As always, I was bored. I was seven, I was always bored. I remember the white headboard with built-in bookshelves as my Grandmother, Naomia and I sat on the bed watching television while she babysat me. She glanced up from her knitting every now and then to watch whatever cartoon I had put on.
Then Grandma got me 'hooked'. She handed me a size G crochet needle and a ball of acrylic yarn and taught me how to do a simple chain stitch. What I didn't know at the time was how I would cherish this memory of her and I together, forever. I practiced the chain stitch for weeks, never knowing what to do next. Unravel, start over, trying to perfect the stitches so they were all the same. Once I got this simple foundation stitch to where I liked it, I showed her. There was a look of pride twinkling in her eyes as she told me that I was ready for the next part - what to do with it! She then taught me how to do simple stitches; single and double crochet. Before you knew it, I was making Granny Squares.
When I turned twelve, I copied an afghan she had made for my father. I didn't have a pattern. I didn't even know how to read a pattern, but I knew how to copy any work that was in front of me. It took hours, but once I figured it out, I knew it.
I stopped crocheting for a long time after that. Too many other things to do than sit around with yarn and a crochet hook. Not to mention the fact that I didn't see the work as fashionable.
Until that ugly day. I was in high school when I was told that Naomia had Alzheimers Disease. I knew it would be a matter of time before she 'forgot' how to do a craft that she loved so much and had a natural talent for. I picked her brain, trying to get as much knowledge as I could out of her - knowing that I wanted to carry out the tradition to my friends and family the way that she had taught me.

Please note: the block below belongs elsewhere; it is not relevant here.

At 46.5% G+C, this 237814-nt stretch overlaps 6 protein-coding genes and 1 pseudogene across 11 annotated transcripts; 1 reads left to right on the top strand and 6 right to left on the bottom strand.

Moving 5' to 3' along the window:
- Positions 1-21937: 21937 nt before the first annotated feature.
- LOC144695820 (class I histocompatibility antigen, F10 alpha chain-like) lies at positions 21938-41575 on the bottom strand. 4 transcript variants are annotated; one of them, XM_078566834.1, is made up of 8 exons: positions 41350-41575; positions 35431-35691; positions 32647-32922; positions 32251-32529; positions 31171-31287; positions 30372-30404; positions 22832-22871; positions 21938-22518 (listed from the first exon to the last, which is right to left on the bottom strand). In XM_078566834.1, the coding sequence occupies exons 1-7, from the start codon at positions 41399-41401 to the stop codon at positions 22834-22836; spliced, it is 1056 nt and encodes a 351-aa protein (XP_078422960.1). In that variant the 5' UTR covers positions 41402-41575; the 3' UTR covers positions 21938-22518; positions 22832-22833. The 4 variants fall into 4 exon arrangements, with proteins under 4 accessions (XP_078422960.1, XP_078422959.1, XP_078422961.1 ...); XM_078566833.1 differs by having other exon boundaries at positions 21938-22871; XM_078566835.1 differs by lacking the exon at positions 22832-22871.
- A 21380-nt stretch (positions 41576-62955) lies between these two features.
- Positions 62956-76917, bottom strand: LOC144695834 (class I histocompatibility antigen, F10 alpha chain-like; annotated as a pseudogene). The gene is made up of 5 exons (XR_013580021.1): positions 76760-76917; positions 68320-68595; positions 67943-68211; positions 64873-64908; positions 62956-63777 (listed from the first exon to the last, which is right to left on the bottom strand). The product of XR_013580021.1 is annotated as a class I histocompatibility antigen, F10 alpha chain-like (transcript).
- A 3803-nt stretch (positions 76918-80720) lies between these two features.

When I was 30, Naomia passed away after a very long fight. My Grandfather handed over to myself and female cousins Grandma's knitting and crochet supplies. There was nothing fancy about Gram's 'stash'. A ton of acrylic yarn with pricetags for under a dollar, numerous amounts of size 'G' crochet hooks. But there was something in there I never knew about...knitting needles! There were double-pointed-needles, circular needles and straight needles in just about every length and size. But, I didn't know how to knit. So, I started asking questions. Turns out, Gram knitted anything and everything from socks to sweaters, she had it down back in the day! I wish I had known her during that time in her life, to soak up more knowledge, but that time was gone. Forever.
So, I taught myself. I bought books, watched videos, scoured the web for tutorials and before you know it, I was making cabled sweaters.
Then another problem got in my way. I was diagnosed with Multiple Sclerosis. I knew there would be days where I was too tired, my hands shake or my brain would just forget.
My goal now is to do the work when I can and for as long as I can and to someday pass along my knowledge to others. Gram laid the foundation for something that has now become a passion of mine and I plan on going for as long as I can.